The deadline for the Pershing Square design competition is fast approaching, with only two weeks left for submissions. The hope is that the effort generates an imaginative concept for which the forlorn public space, and the city, hungers.
To do so, the submissions, unfortunately, will have to overcome a program that reads more like a laundry list than a clear vision of priorities; a result, no doubt, of the obvious conflicts that haunt the space. These include its role as a garage roof, gathering spot for "undesirables" and an unkempt front lawn to some very expensive real estate.
Beyond the conflicting program, the challenge is whether the design can overcome the isolation of the space and tap into the increasing flow of pedestrian life downtown, particularly to the east and Broadway.
It will be a challenge, whatever direction the square reaches out to, given the garage ramps that hold the space in a death grip. The ramps literally and figuratively are a hurdle that must be cleared, reduced or relocated so the square can better connect to the city. The development of downtown has reached a point where people and places must count more than cars and convenience.
As for what will be developed on the square itself, we trust that out of the clutter of the program will not come a clutter of structures.
It was Camillo Sittee who pointed out nearly a century ago in his classic treatise, "The Art of Building Cities," that squares should be open and inviting, with the people energizing the space, not objects. What should be cluttered is the surrounding streetscapes defining the square.
Another concern is the competition's jury. While its individual members are quite accomplished, all are either practicing designers or artists. Though valued, their views have to be limited.
Included also should have been a few denizens of the downtown community, in effect the clients. It would have been good planning and good politics.
Still, the hope is that the well-intentioned competition, however flawed, produces a plan worthy of the site, and the city. As its present condition testifies, Pershing Square has suffered enough.
Client Power . . . The important role a client sometimes plays in the design process recently was emphasized by the reputable architectural and engineering firm of Albert C. Martin & Associates.
According to a letter from partners Christopher and David Martin, the firm was not responsible for the design of the Wilshire Finance Building, which was a runner-up earlier this month for a downtown Breakfast Club "lemon." This column in reviewing the awards two weeks ago stated the firm was the designer.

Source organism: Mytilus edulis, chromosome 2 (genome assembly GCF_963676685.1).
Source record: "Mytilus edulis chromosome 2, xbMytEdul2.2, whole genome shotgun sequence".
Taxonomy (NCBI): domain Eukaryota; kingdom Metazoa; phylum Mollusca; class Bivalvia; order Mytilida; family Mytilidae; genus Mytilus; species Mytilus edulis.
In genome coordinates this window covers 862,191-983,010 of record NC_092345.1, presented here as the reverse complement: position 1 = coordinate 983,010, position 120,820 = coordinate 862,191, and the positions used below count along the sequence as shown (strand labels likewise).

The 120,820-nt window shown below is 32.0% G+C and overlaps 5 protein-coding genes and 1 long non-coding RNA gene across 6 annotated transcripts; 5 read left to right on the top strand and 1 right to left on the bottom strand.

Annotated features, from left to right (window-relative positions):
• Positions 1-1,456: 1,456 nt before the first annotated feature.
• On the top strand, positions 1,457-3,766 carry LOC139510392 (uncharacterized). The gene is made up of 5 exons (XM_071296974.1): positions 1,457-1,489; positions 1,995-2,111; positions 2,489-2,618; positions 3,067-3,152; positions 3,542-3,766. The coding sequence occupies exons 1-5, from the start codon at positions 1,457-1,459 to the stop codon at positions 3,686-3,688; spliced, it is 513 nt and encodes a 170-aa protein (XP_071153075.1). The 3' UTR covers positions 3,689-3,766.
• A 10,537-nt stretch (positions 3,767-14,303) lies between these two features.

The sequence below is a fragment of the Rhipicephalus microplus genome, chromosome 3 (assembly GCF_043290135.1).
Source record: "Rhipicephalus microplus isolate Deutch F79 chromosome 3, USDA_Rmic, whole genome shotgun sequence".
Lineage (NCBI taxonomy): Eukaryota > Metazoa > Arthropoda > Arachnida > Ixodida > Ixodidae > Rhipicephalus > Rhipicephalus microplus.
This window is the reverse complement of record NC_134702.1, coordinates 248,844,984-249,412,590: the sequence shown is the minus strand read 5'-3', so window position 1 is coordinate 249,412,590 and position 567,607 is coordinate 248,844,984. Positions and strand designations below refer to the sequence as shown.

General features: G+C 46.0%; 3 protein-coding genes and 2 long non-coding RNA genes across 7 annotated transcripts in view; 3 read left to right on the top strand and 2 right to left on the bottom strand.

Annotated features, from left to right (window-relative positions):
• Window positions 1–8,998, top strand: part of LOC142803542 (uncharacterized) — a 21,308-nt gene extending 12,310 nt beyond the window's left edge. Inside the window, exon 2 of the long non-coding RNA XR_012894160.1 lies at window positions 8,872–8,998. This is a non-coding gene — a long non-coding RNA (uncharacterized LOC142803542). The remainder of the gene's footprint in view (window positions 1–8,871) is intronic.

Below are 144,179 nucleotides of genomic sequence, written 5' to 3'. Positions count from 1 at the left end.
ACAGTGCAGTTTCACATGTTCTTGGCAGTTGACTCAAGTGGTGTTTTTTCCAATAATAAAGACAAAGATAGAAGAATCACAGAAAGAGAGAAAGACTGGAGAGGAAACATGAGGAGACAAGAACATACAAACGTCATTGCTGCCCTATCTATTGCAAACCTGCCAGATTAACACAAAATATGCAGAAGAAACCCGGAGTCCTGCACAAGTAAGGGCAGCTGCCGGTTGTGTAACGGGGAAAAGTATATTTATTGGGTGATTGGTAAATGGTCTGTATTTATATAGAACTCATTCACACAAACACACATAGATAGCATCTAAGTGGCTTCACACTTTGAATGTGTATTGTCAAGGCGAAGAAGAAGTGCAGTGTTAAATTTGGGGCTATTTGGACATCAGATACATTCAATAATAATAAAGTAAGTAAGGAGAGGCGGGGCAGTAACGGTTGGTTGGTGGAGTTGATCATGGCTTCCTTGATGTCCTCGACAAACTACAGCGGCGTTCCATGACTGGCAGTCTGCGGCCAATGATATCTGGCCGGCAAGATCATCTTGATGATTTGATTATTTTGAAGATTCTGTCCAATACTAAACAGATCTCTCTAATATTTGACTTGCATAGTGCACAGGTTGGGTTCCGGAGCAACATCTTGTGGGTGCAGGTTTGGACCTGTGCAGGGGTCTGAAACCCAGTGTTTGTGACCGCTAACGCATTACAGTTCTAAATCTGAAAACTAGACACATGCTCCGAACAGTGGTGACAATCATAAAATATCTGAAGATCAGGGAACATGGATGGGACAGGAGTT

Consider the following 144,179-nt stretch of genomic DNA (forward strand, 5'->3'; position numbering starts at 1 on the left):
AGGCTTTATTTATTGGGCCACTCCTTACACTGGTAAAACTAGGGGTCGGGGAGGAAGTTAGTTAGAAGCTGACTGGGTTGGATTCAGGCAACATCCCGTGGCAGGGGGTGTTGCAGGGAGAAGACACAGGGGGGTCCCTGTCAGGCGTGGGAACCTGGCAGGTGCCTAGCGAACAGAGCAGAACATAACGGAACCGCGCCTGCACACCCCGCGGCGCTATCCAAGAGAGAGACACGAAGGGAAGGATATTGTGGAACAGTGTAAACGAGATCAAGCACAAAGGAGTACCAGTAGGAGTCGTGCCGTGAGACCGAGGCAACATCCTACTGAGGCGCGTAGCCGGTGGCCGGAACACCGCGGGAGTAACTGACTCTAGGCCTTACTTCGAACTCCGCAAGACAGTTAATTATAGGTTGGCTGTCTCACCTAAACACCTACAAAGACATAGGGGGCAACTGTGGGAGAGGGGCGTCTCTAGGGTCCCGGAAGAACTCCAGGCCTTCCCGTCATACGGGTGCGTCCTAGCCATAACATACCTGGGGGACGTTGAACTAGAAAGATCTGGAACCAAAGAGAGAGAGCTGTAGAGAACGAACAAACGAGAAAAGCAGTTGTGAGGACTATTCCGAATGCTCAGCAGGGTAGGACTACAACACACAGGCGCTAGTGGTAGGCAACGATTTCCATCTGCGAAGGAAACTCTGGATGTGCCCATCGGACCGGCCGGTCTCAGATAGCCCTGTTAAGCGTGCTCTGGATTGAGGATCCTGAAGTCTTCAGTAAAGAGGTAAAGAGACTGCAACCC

"As the site sign clearly indicates, the design of the building was done by Dr. (Ming Yu) Tsai," declared the letter from the Martins. "Albert C. Martin and Associates did the production documents, as well as the engineering you characterized as 'innovative.' No credit was given for this effort." So noted.
For the record, I always thought site signs were a form of advertising, and not official documents. Being of the old school, it was my understanding that the individual or firm that signs the design documents, as Albert C. Martin & Associates did for the building in question, was the responsible party, the so-called "architect of record."
But apparently not for the twisted tower at 1100 Wilshire Blvd.
Of course, whoever signs the drawings in no way diminishes the role, or responsibility, of the client. The provider of sites and the payer of bills, he, she or it, stands paramount in the design process. Let the blame, or praise, fall as it will.
With this in mind . . . congratulations are in order for Loyola Marymount University of Los Angeles and Ann Bergren of Venice for serving as clients for projects that have garnered coveted honor awards this year from the American Institute of Architects. The projects are the Loyola Law School and the Bergren residence.
The AIA jury declared the school was a "fresh, original and joyful" design, "created from scratch, shaped by its site and urban context, refreshingly non-institutional, yet evoking an ambiance of learning and traditional forms thoroughly appropriate to its purpose."
When viewing the provocative project, which indeed is a delight, one cannot ignore the obvious signature of the architect, Frank O. Gehry & Associates, who shares credit for the effort with Brooks/Collier of Houston.
While respecting the role of the client, the design in this case is frankly Gehry's, executed with a welcomed subtlety of forms and a mannered manipulation of materials, and no doubt deserving of sharing honors with Loyola.
A similar, talented singular signature also is etched in the skillful sculpturing of the award-winning addition of a studio and retreat to the Bergren residence. I suspect the firm hand involved was not that of the client, but of the Mayne & Rotondi Architects and the firm's alter ego general contractor, Morphosis, who are cited in the award.